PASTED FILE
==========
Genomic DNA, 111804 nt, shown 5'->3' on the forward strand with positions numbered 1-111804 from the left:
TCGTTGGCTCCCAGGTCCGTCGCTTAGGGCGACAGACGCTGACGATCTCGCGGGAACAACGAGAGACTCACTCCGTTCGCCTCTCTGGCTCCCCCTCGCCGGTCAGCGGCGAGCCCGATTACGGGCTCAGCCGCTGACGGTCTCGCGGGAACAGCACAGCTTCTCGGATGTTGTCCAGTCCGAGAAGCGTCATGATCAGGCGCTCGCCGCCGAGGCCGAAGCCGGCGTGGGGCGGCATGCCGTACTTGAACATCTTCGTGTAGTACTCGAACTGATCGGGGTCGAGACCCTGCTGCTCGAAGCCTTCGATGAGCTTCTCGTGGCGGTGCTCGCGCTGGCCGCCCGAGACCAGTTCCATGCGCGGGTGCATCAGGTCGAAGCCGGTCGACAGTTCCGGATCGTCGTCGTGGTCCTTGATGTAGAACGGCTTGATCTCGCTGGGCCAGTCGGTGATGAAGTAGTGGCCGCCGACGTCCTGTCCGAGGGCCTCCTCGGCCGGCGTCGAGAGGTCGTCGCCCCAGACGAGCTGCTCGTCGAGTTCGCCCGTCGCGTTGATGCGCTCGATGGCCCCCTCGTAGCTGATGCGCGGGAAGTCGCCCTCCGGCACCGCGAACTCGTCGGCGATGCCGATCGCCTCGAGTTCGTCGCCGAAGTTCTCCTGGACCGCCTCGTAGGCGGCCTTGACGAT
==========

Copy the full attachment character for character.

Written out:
Genomic DNA, 111804 nt, shown 5'->3' on the forward strand with positions numbered 1-111804 from the left:
TCGTTGGCTCCCAGGTCCGTCGCTTAGGGCGACAGACGCTGACGATCTCGCGGGAACAACGAGAGACTCACTCCGTTCGCCTCTCTGGCTCCCCCTCGCCGGTCAGCGGCGAGCCCGATTACGGGCTCAGCCGCTGACGGTCTCGCGGGAACAGCACAGCTTCTCGGATGTTGTCCAGTCCGAGAAGCGTCATGATCAGGCGCTCGCCGCCGAGGCCGAAGCCGGCGTGGGGCGGCATGCCGTACTTGAACATCTTCGTGTAGTACTCGAACTGATCGGGGTCGAGACCCTGCTGCTCGAAGCCTTCGATGAGCTTCTCGTGGCGGTGCTCGCGCTGGCCGCCCGAGACCAGTTCCATGCGCGGGTGCATCAGGTCGAAGCCGGTCGACAGTTCCGGATCGTCGTCGTGGTCCTTGATGTAGAACGGCTTGATCTCGCTGGGCCAGTCGGTGATGAAGTAGTGGCCGCCGACGTCCTGTCCGAGGGCCTCCTCGGCCGGCGTCGAGAGGTCGTCGCCCCAGACGAGCTGCTCGTCGAGTTCGCCCGTCGCGTTGATGCGCTCGATGGCCCCCTCGTAGCTGATGCGCGGGAAGTCGCCCTCCGGCACCGCGAACTCGTCGGCGATGCCGATCGCCTCGAGTTCGTCGCCGAAGTTCTCCTGGACCGCCTCGTAGGCGGCCTTGACGAT